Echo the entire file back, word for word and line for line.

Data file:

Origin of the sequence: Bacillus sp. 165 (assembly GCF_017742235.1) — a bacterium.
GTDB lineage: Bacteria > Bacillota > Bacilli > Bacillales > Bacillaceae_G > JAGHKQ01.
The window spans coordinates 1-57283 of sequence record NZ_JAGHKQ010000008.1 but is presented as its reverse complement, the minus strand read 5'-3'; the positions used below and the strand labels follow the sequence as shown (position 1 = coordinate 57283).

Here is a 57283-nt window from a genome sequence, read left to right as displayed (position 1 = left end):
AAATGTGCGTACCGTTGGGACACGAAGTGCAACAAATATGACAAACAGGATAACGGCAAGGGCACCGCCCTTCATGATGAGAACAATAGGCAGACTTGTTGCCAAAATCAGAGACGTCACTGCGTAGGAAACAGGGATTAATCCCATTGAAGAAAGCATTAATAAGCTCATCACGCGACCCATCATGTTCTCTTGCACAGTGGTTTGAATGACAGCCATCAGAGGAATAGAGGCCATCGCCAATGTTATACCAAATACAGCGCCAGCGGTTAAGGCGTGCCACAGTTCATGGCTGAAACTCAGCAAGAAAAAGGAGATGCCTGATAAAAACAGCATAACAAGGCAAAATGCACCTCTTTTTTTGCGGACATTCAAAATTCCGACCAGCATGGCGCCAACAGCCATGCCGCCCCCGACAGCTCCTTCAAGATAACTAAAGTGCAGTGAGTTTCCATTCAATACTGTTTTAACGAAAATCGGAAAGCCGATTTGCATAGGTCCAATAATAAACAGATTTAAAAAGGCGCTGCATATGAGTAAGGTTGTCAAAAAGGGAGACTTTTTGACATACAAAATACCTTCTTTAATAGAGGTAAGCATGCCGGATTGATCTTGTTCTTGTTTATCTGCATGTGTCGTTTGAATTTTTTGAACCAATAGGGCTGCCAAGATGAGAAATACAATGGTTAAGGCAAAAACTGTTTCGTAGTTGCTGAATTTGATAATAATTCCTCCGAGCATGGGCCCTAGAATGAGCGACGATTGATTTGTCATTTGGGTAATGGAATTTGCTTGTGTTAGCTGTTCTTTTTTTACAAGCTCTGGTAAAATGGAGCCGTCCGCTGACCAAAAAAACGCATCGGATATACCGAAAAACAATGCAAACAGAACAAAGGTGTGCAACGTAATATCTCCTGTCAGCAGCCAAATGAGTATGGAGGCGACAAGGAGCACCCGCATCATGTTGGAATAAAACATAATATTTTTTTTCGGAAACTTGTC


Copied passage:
Origin of the sequence: Bacillus sp. 165 (assembly GCF_017742235.1) — a bacterium.
GTDB lineage: Bacteria > Bacillota > Bacilli > Bacillales > Bacillaceae_G > JAGHKQ01.
The window spans coordinates 1-57283 of sequence record NZ_JAGHKQ010000008.1 but is presented as its reverse complement, the minus strand read 5'-3'; the positions used below and the strand labels follow the sequence as shown (position 1 = coordinate 57283).

Here is a 57283-nt window from a genome sequence, read left to right as displayed (position 1 = left end):
AAATGTGCGTACCGTTGGGACACGAAGTGCAACAAATATGACAAACAGGATAACGGCAAGGGCACCGCCCTTCATGATGAGAACAATAGGCAGACTTGTTGCCAAAATCAGAGACGTCACTGCGTAGGAAACAGGGATTAATCCCATTGAAGAAAGCATTAATAAGCTCATCACGCGACCCATCATGTTCTCTTGCACAGTGGTTTGAATGACAGCCATCAGAGGAATAGAGGCCATCGCCAATGTTATACCAAATACAGCGCCAGCGGTTAAGGCGTGCCACAGTTCATGGCTGAAACTCAGCAAGAAAAAGGAGATGCCTGATAAAAACAGCATAACAAGGCAAAATGCACCTCTTTTTTTGCGGACATTCAAAATTCCGACCAGCATGGCGCCAACAGCCATGCCGCCCCCGACAGCTCCTTCAAGATAACTAAAGTGCAGTGAGTTTCCATTCAATACTGTTTTAACGAAAATCGGAAAGCCGATTTGCATAGGTCCAATAATAAACAGATTTAAAAAGGCGCTGCATATGAGTAAGGTTGTCAAAAAGGGAGACTTTTTGACATACAAAATACCTTCTTTAATAGAGGTAAGCATGCCGGATTGATCTTGTTCTTGTTTATCTGCATGTGTCGTTTGAATTTTTTGAACCAATAGGGCTGCCAAGATGAGAAATACAATGGTTAAGGCAAAAACTGTTTCGTAGTTGCTGAATTTGATAATAATTCCTCCGAGCATGGGCCCTAGAATGAGCGACGATTGATTTGTCATTTGGGTAATGGAATTTGCTTGTGTTAGCTGTTCTTTTTTTACAAGCTCTGGTAAAATGGAGCCGTCCGCTGACCAAAAAAACGCATCGGATATACCGAAAAACAATGCAAACAGAACAAAGGTGTGCAACGTAATATCTCCTGTCAGCAGCCAAATGAGTATGGAGGCGACAAGGAGCACCCGCATCATGTTGGAATAAAACATAATATTTTTTTTCGGAAACTTGTC